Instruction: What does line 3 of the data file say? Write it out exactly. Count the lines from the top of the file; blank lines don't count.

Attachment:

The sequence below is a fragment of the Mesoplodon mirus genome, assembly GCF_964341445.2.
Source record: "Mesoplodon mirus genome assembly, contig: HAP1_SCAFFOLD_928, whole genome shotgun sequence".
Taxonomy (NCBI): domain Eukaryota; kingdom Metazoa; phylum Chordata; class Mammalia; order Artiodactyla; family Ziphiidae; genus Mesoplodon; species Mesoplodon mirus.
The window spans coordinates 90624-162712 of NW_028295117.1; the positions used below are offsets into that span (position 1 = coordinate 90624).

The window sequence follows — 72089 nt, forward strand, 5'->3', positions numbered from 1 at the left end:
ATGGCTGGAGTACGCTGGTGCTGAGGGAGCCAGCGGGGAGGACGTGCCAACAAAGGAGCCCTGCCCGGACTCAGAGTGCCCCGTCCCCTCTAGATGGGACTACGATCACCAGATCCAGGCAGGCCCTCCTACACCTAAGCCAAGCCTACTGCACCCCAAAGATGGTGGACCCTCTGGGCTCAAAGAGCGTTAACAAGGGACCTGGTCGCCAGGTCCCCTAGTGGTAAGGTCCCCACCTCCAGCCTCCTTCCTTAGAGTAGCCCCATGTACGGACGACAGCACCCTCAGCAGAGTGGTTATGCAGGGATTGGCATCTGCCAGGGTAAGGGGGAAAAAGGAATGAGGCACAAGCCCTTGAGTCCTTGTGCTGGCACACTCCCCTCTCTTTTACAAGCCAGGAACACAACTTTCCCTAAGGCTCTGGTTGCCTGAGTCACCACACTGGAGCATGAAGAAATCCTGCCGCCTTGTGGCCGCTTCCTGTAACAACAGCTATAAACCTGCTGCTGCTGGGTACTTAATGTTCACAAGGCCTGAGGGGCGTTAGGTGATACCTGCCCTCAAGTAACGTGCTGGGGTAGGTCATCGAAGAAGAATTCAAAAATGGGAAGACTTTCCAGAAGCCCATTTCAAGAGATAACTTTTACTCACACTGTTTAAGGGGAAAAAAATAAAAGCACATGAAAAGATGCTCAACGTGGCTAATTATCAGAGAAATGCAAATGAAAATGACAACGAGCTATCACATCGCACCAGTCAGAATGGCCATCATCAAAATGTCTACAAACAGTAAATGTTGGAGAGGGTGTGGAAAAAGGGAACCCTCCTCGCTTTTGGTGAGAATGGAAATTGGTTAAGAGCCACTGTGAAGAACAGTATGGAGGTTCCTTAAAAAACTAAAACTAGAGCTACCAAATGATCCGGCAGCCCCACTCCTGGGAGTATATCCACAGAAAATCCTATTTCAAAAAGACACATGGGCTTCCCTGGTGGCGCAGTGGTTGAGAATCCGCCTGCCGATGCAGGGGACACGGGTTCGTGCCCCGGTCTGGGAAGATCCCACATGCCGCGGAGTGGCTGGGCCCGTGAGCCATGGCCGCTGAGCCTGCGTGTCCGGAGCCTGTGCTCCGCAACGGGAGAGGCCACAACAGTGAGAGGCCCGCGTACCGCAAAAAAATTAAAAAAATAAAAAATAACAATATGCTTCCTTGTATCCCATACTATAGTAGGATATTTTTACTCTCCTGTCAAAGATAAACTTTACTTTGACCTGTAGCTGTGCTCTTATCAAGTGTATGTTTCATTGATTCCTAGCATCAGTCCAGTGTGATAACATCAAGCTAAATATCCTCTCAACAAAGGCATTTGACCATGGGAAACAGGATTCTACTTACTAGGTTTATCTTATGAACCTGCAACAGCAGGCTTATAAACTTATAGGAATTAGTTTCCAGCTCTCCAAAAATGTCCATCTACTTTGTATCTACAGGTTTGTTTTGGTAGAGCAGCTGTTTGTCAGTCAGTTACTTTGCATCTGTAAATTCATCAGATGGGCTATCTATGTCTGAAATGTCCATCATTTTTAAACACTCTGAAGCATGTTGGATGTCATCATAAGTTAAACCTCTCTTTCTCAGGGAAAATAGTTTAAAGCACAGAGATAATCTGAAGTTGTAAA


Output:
Taxonomy (NCBI): domain Eukaryota; kingdom Metazoa; phylum Chordata; class Mammalia; order Artiodactyla; family Ziphiidae; genus Mesoplodon; species Mesoplodon mirus.